The Court of Appeals of Indiana has ordered a trial court to reexamine a criminal forfeiture after granting the defendant’s motion for relief from the forfeiture, then granting the state’s motion reinstating it.

In 2017, the Noble County Sheriff’s Office suspected Tyson Eminger of being a supplier of methamphetamine out of his home in Kendallville. With a search warrant, officers entered Eminger’s residence and seized meth, paraphernalia and $4,260.

Eminger was then charged with Level 2 felony dealing in meth, Level 4 and 6 felony counts of possession of meth, Level 6 felony possession of a syringe and Level 6 felony maintaining common nuisance.

The state moved to transfer the money seized from Eminger’s home to the U.S. Department of Justice but did not notify Eminger of the motion. The Noble Superior Court granted the state’s motion.

In 2018, Eminger pleaded guilty to Level 6 felony possession of meth, and in exchange the state dismissed the other charges.

Less than a year later, he filed a motion for relief from the court’s transfer order, alleging the order violated Indiana Code Chapter 34-24-1. In response, the state moved to dismiss Eminger’s Trial Rule 60(B) motion because the state no longer had jurisdiction over the currency, and also on the theory that Eminger was not entitled to a notice.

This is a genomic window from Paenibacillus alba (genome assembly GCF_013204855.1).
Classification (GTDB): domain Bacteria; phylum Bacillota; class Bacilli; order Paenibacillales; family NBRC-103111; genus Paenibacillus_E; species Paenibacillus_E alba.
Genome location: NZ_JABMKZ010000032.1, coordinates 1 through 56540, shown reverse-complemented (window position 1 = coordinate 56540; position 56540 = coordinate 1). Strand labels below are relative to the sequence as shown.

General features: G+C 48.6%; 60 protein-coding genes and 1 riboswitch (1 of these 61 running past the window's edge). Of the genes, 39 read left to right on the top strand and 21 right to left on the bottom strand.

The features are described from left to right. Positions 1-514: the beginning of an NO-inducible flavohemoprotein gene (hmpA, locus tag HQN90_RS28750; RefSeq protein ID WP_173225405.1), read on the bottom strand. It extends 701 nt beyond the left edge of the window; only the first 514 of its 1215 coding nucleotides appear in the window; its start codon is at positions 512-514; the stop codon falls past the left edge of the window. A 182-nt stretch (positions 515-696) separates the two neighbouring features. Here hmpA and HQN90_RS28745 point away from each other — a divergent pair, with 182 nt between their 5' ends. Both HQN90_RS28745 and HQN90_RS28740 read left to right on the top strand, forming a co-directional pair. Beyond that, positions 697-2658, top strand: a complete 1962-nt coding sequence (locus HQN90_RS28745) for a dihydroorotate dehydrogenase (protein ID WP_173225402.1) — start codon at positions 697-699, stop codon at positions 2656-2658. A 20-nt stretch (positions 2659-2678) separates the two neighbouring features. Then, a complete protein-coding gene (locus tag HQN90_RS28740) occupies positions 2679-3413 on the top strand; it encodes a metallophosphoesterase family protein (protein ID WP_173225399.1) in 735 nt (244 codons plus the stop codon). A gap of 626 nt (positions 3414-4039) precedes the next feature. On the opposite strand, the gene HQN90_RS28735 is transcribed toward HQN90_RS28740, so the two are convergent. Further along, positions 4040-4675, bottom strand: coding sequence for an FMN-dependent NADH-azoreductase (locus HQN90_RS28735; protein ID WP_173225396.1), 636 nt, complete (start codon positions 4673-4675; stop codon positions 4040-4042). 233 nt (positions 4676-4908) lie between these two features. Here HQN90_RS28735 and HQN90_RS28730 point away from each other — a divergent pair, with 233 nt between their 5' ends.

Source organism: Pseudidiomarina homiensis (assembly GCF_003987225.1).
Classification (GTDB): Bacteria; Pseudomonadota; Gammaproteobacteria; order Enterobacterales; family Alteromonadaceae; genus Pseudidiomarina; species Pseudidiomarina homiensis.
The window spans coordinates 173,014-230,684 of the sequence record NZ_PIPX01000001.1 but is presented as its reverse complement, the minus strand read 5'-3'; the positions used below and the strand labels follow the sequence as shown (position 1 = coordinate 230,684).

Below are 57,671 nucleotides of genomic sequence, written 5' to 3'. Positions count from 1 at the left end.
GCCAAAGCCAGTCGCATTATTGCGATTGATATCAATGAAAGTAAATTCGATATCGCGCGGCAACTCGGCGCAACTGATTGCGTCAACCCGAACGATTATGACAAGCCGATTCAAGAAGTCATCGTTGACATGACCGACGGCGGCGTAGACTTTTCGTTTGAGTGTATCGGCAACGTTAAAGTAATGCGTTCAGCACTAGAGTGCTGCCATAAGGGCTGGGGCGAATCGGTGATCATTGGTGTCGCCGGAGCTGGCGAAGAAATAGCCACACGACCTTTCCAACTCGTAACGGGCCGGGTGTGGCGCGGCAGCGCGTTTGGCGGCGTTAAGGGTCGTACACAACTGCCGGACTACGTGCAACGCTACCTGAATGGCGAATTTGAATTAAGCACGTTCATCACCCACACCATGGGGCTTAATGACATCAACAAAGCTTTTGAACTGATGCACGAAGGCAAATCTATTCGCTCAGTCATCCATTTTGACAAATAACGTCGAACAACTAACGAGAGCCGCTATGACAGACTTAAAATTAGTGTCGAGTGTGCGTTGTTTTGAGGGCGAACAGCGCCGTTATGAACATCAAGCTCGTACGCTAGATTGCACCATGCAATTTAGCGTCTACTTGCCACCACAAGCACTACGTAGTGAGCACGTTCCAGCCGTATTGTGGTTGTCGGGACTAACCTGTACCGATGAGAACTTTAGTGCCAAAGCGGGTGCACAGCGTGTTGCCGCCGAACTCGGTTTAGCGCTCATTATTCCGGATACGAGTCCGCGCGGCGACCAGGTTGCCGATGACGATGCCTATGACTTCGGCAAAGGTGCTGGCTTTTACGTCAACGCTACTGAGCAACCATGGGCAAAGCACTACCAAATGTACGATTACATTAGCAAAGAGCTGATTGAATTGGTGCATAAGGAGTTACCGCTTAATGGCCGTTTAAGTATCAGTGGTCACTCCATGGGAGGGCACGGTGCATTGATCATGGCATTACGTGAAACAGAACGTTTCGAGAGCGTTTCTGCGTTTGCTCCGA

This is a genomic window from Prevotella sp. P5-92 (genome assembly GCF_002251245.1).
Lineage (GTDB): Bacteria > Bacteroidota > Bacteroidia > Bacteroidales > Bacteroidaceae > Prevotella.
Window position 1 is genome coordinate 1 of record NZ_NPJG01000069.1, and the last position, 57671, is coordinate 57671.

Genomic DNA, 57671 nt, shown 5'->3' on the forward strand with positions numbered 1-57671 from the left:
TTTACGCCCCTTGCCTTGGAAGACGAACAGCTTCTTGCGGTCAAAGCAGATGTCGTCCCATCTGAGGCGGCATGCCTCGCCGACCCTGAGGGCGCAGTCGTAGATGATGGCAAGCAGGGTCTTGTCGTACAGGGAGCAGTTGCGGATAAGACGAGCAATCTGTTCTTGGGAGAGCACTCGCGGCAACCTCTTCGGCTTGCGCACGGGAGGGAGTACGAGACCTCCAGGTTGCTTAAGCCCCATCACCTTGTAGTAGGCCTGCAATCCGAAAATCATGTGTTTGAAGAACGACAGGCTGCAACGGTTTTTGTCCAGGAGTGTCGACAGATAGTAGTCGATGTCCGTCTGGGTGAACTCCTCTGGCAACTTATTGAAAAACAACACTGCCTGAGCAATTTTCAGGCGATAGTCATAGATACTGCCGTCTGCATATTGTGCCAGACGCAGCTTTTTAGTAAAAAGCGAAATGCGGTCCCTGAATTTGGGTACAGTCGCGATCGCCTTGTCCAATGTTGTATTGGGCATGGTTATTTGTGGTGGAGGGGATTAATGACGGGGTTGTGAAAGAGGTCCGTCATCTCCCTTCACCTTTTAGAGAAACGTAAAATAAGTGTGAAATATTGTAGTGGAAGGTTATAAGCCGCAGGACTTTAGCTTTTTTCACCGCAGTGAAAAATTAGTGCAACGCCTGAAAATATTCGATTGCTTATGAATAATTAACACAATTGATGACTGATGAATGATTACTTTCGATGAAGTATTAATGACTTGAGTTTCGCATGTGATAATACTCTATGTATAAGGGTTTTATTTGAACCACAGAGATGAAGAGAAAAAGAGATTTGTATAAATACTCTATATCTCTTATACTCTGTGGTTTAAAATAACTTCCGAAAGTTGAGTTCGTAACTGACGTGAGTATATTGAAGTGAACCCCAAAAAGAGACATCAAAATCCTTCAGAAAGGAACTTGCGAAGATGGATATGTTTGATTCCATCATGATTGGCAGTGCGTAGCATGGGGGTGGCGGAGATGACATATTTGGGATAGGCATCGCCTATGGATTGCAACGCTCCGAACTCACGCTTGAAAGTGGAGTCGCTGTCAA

The trial court granted Eminger’s motion because he had not been served proper notice and because procedural requirements of Indiana Code Chapter 34-24-1 had not been followed.

The state later filed a motion for relief from the judgment under Indiana Trial Rule 60(B)(8), which the trial court granted, vacating its prior order.

On appeal, Eminger brought one issue to the COA: whether the trial court abused its discretion when it granted the state’s motion, which was filed after the court had granted Eminger’s Rule 60(B) motion.